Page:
Celebrations, Decorating, Family & Friends, Hospitality, Life Lessons, Valentine's Day, Writing



Today’s the 28th of February. Are you ready to flip the page on your calendar?

Although the shortest month of the year, February was always big at our house because of my birthday on the 14th, as was May for Will’s. It still is. As usual, I started celebrating early over lunches, dinners, and coffee dates. I loved being with everyone who wanted to help me celebrate.

Valentine’s Day fell on the second Tuesday, the day my writing group was to meet at my house, so heart-pansI decided to make a cake for the meeting.

What fun to use my mother’s heart-shaped pans and copy a Valentine cake from the February issue of Tea Time, a beautiful little publication devoted to the art of creating memorable tea parties. You can see theirs at Tea Time.

In fact if you want a clue as to what my decorations looked like, you’ll have go there because I FORGOT to take a picture of it. (But the group can vouch for my slightly lop-sided strawberry hearts.)


Although my hearts weren’t perfect like Tea Time’s, we had a great party–even if I do say so myself.

My guests surprised me with cards and little gifts.

Several folks read some serious pieces they had written about the love of God that seemed appropriate for the month dedicated to love. After all, writing about Him is the central purpose for our getting together.

But God put his love on the line for us by offering his Son in sacrificial death while we were of no use whatever to him. Romans 5:8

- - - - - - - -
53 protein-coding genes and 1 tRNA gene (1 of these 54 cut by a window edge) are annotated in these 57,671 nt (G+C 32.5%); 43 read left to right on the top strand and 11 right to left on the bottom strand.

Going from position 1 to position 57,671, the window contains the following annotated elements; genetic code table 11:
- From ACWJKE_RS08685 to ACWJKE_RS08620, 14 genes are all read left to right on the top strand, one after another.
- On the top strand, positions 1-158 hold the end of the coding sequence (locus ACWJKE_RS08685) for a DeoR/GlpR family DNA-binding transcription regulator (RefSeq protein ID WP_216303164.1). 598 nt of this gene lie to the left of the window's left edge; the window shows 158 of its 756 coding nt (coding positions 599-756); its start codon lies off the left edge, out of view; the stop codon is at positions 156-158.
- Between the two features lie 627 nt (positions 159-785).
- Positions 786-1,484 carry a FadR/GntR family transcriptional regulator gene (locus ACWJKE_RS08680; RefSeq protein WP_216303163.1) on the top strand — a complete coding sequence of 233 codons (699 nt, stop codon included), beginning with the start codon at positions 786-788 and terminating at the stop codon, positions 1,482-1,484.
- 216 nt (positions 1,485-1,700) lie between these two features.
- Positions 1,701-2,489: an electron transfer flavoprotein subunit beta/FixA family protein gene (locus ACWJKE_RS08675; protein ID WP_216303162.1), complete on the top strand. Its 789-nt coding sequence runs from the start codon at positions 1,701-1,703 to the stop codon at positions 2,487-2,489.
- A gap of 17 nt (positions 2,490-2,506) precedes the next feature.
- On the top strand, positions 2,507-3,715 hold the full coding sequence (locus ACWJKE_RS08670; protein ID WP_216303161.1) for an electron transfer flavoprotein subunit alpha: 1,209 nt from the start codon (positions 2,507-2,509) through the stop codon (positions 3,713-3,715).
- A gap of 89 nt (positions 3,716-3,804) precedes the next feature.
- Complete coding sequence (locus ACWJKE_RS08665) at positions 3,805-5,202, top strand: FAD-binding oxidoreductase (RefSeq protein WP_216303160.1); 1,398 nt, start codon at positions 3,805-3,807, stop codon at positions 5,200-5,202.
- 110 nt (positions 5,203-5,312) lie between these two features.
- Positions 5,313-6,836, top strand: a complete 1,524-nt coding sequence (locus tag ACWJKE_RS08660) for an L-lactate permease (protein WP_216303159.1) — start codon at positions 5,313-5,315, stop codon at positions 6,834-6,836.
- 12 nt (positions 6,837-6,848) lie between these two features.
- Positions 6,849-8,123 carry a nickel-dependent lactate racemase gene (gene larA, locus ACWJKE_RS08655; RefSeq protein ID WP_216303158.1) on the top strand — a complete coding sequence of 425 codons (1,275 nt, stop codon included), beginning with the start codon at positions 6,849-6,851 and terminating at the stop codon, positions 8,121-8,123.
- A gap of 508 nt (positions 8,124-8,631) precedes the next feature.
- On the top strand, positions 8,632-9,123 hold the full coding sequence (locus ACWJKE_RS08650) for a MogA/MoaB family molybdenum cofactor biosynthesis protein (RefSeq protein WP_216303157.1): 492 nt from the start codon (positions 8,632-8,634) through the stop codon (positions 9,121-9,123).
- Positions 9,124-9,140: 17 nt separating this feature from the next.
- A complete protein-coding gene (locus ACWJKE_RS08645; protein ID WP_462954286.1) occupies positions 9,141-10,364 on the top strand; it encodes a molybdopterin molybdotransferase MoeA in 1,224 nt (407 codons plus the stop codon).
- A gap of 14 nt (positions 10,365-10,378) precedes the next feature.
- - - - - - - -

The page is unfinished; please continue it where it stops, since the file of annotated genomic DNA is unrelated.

Afterwards we laughed and talked over cake, candy, and coffee. It was a joyful celebration. I wish you could have been here. 

Looking back at the month, I asked myself if I made good use of the time.

Concerning revisions to Thomas’s story, I confess, I didn’t do much on that front. But I spent lots of time with family and friends or thinking about th consider that a high priority.

And I did ponder Thomas’s fate as I crafted Valentine boxes to give as little gifts and bookmark favors for the writing group that were inspired by the February issue of Better Home and Gardens.

You tuck a little piece of candy inside.



There’s no doubt about my enjoying all that crafting.crafting

I  also read a blog, Novel Rocket, every day and considered the advice of successful writers. As I cut and pasted pretty papers, I pondered what I might need to cut or add to Tom’s life to fill out the plot. How I could enhance his character so you’d know him better. How to add atmosphere for a greater sense of place.


Today, the craft supplies are back on the shelf, and I’m returning to Thomas–or Tom. (His mother still calls him Tommy.) The’s jury still out on what I’ll call him in the final version, but at the moment, it’s Tom. Maybe you have an opinion on that.

All in all, I’m happy with the way my February began, progressed, and ended. But I’m also eager for the  next thing, which is March. I know it will be filled with lots of love, too.

And once again, I find myself praying to the One who loves me best.

Lead me, Lord. Help me complete what we’ve begun. Guide me in all I do in the coming days.

That’s my prayer for you, too.

May God lead you in the way you should go today and everyday.

The steps of a good man are ordered by the Lord, And He delights in his way.

Ps. 36:23

Arkansas Writers, Writing


Welcome to the second in a series of guest blogs introducing some of my Arkansas writer friends and their publications.